Posted by: Calvin_Jones_and_the_13th_Apostle | December 8, 2010 12:41 PM | Report abuse

"That would not only stop Republicans from taking the full faith and credit of the U.S. government hostage in February"

Ok, but what about next time, and the time after that, and the time after that.

Destroying the full faith and credit of the United States is an important part of the Republican's apparent plan to turn us into a third world country.

The American people may have to really see this kind of crisis, full blown, first hand to really appreciate it and either force the Republicans to back down, or hopefully, if the press doesn't act disgracefully, expose them to the public for what they really are.

Posted by: RichardHSerlin | December 8, 2010 12:55 PM | Report abuse

"Sure, they took hostages this time, and last time, and the time before that. But next time they will have become responsible members of the government and will no longer do that."

I don't really know what to say.

Posted by: pj_camp | December 8, 2010 1:04 PM | Report abuse

The Republicans are not going to the wall on
the debt ceiling. The preference for reducing spending is not stronger than the preference for having an economy in the US. There will also be no cuts proposed that really impact 2011 anyway. I might as a Republican think I can benefit if the economy goes to pieces and the President gets blamed. However, my donors universally will not want chaos now in exchange for a better President (maybe) in 2013. This is especially true if this deal goes through. This deal puts the Republicans on the side of deficits to improve the economy.

Posted by: windshouter | December 8, 2010 1:14 PM | Report abuse

They won't actually push the US into default, as that would harm their wealthy backers. However, they could threaten to do so and see what they get. They might also vote against raising the debt ceiling as a negotiating tactic, realizing they'll get another chance to change their vote if Obama and the Dems don't blink.

Posted by: fuse | December 8, 2010 1:20 PM | Report abuse

John Boener and McConnell both said they want the Obama Administration to fail and for him to be a one term President.

How Patriotic is that?

Tax cuts paid for by China will weaken the U.S. and baloon the deficit. That will cause people to vote against President Obama.

Republicans created this mess and are now making matters worse.

Posted by: gthornton2 | December 8, 2010 1:20 PM | Report abuse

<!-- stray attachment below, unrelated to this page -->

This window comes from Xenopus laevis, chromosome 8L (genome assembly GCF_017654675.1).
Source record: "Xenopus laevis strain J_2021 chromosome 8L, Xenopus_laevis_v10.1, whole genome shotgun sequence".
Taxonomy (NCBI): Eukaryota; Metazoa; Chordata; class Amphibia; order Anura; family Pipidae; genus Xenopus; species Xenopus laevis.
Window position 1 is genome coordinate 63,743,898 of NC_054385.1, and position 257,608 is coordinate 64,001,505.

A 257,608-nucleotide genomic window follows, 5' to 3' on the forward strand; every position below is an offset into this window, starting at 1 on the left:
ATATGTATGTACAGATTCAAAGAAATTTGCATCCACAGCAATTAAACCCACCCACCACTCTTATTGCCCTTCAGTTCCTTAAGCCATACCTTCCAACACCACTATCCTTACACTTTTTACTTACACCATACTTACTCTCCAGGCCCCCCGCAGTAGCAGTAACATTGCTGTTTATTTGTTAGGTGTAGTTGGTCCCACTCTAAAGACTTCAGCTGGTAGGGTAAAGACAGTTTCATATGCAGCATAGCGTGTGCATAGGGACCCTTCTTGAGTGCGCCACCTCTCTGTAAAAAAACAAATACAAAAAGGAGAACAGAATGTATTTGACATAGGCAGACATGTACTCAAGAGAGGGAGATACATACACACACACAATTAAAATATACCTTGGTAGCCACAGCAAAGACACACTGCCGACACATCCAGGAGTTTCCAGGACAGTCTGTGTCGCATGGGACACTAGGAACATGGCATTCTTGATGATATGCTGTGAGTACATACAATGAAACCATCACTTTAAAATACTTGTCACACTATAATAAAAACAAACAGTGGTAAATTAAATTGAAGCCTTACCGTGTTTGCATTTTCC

Is there nothing Obama can do to threaten the Republicans in return?

Couldn't he say he will put a good chunk of the pain on Republican priorities (e.g. war on terror) in the event of a shutdown?

Posted by: justin84 | December 8, 2010 1:29 PM | Report abuse

The difference is simple: Holding the debt ceiling hostage hurts the top 10% a lot. What happens to Rush's bank account if the U.S. defaults?

Posted by: DavidCEisen | December 8, 2010 1:29 PM | Report abuse

Agree with your overall point, however the "hostage" in Obama's scenario was not tax rates, but unemployment insurance to millions of Americans out of work.

In terms of the "full faith and credit" argument, I'm far more concerned they'll ultimately renege on paying all those "IOU's" they've written against Social Security (which are also backed by the "Full Faith and Credit" of the government) than not honoring overseas holders of Treasurys.

Posted by: Hieronymous | December 8, 2010 1:29 PM | Report abuse

The idea that the Republicans will have the gonads to stand face to face with default by the US government and the colossal kind of market collapse this would cause just to one up Barack Obama is cartoonishly silly.

Thats what Obama should have said to answer Ambinder yesterday.

Posted by: zeppelin003 | December 8, 2010 1:38 PM | Report abuse

Ezra Klein, weathervane? Liked the deal until its obvious implications became clear to people with political as opposed to policy imagination, then jumped to the other side?

Posted by: janinsanfran | December 8, 2010 1:50 PM | Report abuse


President Obama has proven again and again that if he wants to go it alone -- he's going it alone. He did not consult and conference with the Democratic leadership when he made the famous "Let's Make A Deal" yesterday. The Democratic base is in an uproar. In more severe words -- they are pissed!

The president and the Republicans have to go to their base and sell this "toxic" agreed package before the end of 2010. Good luck. Adding more deficts at a tune of $190 billion with the rich getting a windfall that would make Donald Trump more money than Joe "the Plumber." How can the Republicans justify $190 billion to the top 2 percent of our society and there is no pay-as-you go rules being applied. Who pays for the billionaire's Christmas Party if this "toxic" agreement is passed by Congress? The American Middle Class of course.